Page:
Argentina. Glacier Perito Moreno

Glacier Perito Moreno

El Calafate



May 16, 2012

My Dear Family and Friends,

From my perch on a boulder in the middle of this glorious outdoor refrigerator-icebox, I tread along the rocky shoreline of the frigid water nearby.  I stare at the thick plateau of advancing ice.  I gaze at the black and white mountains beyond.  Under three layers of clothing, I sit here alone.   Once again, alone…. 

….Thanks to Diego Linares….

I first met Diego during my travels in Turkey.  We shared an airport transfer in Istanbul and then a flight east to the city of Van.  We explored the ancient fortresses and castles and the Tenth Century Armenian church called Akdamar Kilisesi on an island on Lake Van.  Diego was headed further east by train across the border to Iran and I headed west along the southern regions of Turkey.    

Diego forecast correctly that the economic activity in his native Spain would plunge and that his immediate employment opportunities would be grim.   He sold his stuff and bought an around-the-world airplane ticket.  We met again when he traveled through Bangkok.

Diego had visited Chile and Argentina, so when I wrote that Argentina was on my South America itinerary, he wrote back and insisted I visit Perito Moreno.  I took Diego’s advice.  From Ushuaia, I flew to El Calafate and booked a tour to the glacier called Perito Moreno.

So, here I am, alone.  Well, not quite.

After an hour at the glacier viewing platform my group boarded a large motor boat across Lake Argentina.  We hiked through the woods to a base camp for a climb up the glacier. 

Before the climb, we were fitted with a proper pair of crampons and given several minutes of instruction on the proper methods of walking on the uneven and treacherous surface of the ice.  “Your hiking stick will be useless, and dangerous. Strike the ice, each step, strike the ice with your foot…lean this way….lean that way…go here…don’t go there…”  (You with me?  You smiling yet?)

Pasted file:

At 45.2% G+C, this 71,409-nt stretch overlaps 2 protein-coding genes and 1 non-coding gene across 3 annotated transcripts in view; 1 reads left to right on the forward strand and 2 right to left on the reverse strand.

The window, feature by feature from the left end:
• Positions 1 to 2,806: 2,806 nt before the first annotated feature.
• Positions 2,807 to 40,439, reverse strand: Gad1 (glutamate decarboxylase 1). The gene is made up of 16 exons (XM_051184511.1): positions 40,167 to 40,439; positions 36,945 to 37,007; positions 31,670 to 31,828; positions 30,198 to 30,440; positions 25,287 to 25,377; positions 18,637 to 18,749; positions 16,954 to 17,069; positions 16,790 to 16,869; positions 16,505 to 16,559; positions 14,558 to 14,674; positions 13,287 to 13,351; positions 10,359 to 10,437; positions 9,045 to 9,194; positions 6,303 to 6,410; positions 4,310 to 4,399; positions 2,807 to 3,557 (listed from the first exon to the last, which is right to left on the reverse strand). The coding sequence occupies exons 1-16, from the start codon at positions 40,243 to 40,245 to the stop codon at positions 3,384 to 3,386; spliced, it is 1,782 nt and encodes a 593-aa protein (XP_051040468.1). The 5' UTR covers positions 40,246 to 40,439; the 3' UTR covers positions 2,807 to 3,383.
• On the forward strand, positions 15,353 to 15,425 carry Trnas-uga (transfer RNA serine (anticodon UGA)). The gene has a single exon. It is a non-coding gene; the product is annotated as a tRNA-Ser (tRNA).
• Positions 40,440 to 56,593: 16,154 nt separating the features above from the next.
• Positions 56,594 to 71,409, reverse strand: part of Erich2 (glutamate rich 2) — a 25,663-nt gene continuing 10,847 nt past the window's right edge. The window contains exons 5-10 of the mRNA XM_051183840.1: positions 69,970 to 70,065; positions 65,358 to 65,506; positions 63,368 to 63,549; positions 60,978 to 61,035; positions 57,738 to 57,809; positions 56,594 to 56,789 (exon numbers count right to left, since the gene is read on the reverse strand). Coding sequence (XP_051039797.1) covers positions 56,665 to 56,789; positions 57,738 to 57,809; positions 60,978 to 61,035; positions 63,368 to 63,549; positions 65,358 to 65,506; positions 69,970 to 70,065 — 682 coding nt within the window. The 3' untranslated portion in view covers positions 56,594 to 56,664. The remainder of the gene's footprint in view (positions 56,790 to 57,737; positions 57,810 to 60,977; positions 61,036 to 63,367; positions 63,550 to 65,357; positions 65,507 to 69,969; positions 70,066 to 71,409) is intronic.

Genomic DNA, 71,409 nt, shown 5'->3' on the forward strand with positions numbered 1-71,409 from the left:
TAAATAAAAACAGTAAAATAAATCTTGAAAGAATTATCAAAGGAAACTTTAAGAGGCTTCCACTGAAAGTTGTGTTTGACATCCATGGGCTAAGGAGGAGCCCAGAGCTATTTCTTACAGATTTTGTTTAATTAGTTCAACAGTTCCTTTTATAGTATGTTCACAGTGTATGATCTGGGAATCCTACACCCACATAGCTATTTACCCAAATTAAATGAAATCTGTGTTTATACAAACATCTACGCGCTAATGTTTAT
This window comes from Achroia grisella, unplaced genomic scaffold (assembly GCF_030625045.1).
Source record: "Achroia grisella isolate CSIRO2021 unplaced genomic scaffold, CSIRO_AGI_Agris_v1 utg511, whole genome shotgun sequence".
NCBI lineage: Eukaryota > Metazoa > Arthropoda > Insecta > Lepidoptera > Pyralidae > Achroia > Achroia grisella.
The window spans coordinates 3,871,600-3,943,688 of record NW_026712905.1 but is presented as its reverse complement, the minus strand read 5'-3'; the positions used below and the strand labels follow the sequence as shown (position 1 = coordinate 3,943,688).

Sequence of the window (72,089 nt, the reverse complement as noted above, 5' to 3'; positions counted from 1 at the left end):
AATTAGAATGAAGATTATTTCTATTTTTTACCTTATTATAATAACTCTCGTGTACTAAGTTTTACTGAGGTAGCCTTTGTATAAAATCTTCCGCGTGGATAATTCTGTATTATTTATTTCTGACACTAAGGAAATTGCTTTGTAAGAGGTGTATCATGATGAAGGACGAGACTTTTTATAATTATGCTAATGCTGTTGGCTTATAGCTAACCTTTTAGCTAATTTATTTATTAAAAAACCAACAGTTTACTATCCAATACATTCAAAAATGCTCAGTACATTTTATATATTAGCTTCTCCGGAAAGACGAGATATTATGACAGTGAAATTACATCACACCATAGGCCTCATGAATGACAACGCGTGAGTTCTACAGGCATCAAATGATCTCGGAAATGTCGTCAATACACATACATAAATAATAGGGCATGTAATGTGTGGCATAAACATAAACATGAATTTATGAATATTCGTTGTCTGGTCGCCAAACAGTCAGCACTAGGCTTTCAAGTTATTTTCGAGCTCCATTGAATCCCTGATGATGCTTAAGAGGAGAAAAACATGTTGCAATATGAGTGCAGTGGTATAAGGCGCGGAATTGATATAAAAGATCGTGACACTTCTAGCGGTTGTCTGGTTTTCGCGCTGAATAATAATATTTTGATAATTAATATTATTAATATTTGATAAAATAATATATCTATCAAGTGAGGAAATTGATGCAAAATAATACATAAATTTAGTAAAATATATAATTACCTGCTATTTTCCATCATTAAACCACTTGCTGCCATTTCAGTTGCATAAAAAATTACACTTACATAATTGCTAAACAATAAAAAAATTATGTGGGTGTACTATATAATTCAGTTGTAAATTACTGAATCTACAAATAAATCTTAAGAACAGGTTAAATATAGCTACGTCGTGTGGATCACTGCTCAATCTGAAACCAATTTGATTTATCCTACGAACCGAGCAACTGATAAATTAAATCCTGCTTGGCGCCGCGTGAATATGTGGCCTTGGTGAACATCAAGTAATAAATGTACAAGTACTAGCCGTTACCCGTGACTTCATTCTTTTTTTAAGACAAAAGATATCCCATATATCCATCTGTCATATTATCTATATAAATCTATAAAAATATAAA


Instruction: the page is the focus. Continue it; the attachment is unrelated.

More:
After about four steps, I had a private conversation with one of the guides. “I will go up this glacier, but for only 100 meters, and then down to the base where I will wait alone for the group to return.” And so I did, and so I am alone as I watch the line of single file young travelers make their way up the ice.  The black dots climb higher and then disappear.

For more than an hour I amuse myself by struggling on the rocks with my camera and tripod for a proper self-portrait.  I also sing aloud a medley of Broadway show tunes.  I also remember to thank my lucky stars for my good fortune.  I sit quietly.  

I look for the words to describe the mountains, the lakes and the Glacier Perito Moreno.

But, there are no more words, my friends. The experience defies mere words.

I trust my photographs and my videos will suffice until you yourself follow Diego’s advice.

As for young Diego, like yours truly, he has found a home in Asia.  He now lives and works in Shanghai where I am certain he continues to provide his friends with excellent travel suggestions.



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